But as well as the sociopolitical fun to be had, and the deeply satisfying fact that once again America got hold of the wrong end of the cultural stick, there's the fact that First Blood is a first-rate, taught action thriller. Ted Kotcheff, an eclectic Canadian director who won an Emmy for classic British TV drama Edna, The Inebriate Woman before much later delivering the less critically lauded Red Shoe Diaries 3: Another Woman's Lipstick, paces the film superbly — the motorcycle/police cruiser chase in the opening 20 minutes is a textbook example of how to shoot one, using no musical soundtrack and long takes. Whereas cinematographer Andrew Laszlo (who the previous year had lensed backwoods drama Southern Comfort to which, along with Deliverance, First Blood owes at least a visual debt) shoots British Columbia in coldly evocative greys and muddy greens.

Stallone himself employs the doe-eyed, baffled innocence that served him so well in Rocky before he transformed himself into a laughable human caricature. He's a walking, stalking muscular martyr who half the time seems to be inviting the audience to pull a thorn out of his psychic paw. Wisely, he restricts his dialogue to the bare minimum (admirable since he shares a screenwriting credit) only erupting into what many critics felt was absurd burbling in his final touchy-feely breakdown sequence ("... he's fuckin' screaming', there's pieces of him all over me... I'm tryin' to pull 'em off you know? And he... My friend! It's all over me!") But to be fair, isn't the whole point of hysterically emotional incoherence that it is emotional, hysterical and, erm, incoherent?

Whatever its flaws—which include a dreadful end-title song with the cringeworthy lyric, "It's a real war/outside your front door" as well as the creation of an early 80s adolescent vogue for cheap rip-off, "Rambo knives" complete with compass and "wire-saw" in the handle in case the same thing happens to you, down the Arndale presumably. All in all, not bad for the director who, seven years later, would deliver Weekend At Bernie's and a star who would go on to attempt the world's first arm-wrestling drama with Over The Top.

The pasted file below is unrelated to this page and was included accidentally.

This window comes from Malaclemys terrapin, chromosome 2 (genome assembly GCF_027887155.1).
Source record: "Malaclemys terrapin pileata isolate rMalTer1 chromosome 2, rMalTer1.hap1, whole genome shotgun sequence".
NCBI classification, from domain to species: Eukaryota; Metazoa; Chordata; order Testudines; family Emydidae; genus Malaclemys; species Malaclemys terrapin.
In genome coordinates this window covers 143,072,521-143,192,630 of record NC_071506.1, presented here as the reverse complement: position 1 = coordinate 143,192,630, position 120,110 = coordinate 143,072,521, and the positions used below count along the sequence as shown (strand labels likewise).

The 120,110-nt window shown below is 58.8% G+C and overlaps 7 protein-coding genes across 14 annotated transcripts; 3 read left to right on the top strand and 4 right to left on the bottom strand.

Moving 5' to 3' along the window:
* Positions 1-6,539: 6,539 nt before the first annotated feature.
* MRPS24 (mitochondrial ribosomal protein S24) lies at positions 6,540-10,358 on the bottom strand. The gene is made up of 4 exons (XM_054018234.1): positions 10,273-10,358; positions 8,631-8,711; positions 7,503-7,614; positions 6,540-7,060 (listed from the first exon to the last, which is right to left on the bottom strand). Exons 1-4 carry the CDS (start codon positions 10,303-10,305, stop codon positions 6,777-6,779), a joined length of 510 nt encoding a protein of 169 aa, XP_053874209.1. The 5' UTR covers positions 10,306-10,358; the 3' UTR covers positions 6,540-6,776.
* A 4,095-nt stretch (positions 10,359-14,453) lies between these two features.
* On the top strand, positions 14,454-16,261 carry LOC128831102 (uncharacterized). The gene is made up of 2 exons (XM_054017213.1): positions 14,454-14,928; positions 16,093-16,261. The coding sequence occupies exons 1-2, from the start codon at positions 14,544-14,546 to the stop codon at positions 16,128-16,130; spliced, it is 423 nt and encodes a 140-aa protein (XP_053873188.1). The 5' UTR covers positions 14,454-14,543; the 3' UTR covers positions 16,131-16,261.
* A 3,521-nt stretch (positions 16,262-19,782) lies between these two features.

The watershed movie as far as Vietnam and the portrayal of its forgotten victims was concerned.

Reviewed by Adam Smith

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Average user rating for First Blood
Empire Star Rating

RE: The birth of a legend

GREAT FILM - POOR BLU-RAY had not seen this film for some years, although had fond memories of it recently bought "Rambo" (film #4) on Blu-Ray and loved it found First Blood on Blu-Ray, and duly purchased it the film itself was great, with some bits I did not remember from memory but I was quite disappointed in the HD quality - perhaps because its an old film, or the transfer was done without due care? it seemed very murky, and lacking sharpness, quite flat in plac... More

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Posted by hampstead bandit at 21:46, 10 November 2009 | Report This Post

The birth of a legend

How could they have known what they were up against? Ifmonly they could have somehow been shown rambo 2,3 and 4 before they decided to give him that fateful haircut and de-lousing. This mans a war vet - a trained killer - that's all he knows. And he happens to love his hair - on his head. The best bit of the movie is sly's speech at the end. what a piece of acting. You might take it all in the firast time if you speak 'blubbering sly;' but it'll probably take a couple of watches. A slighty m... More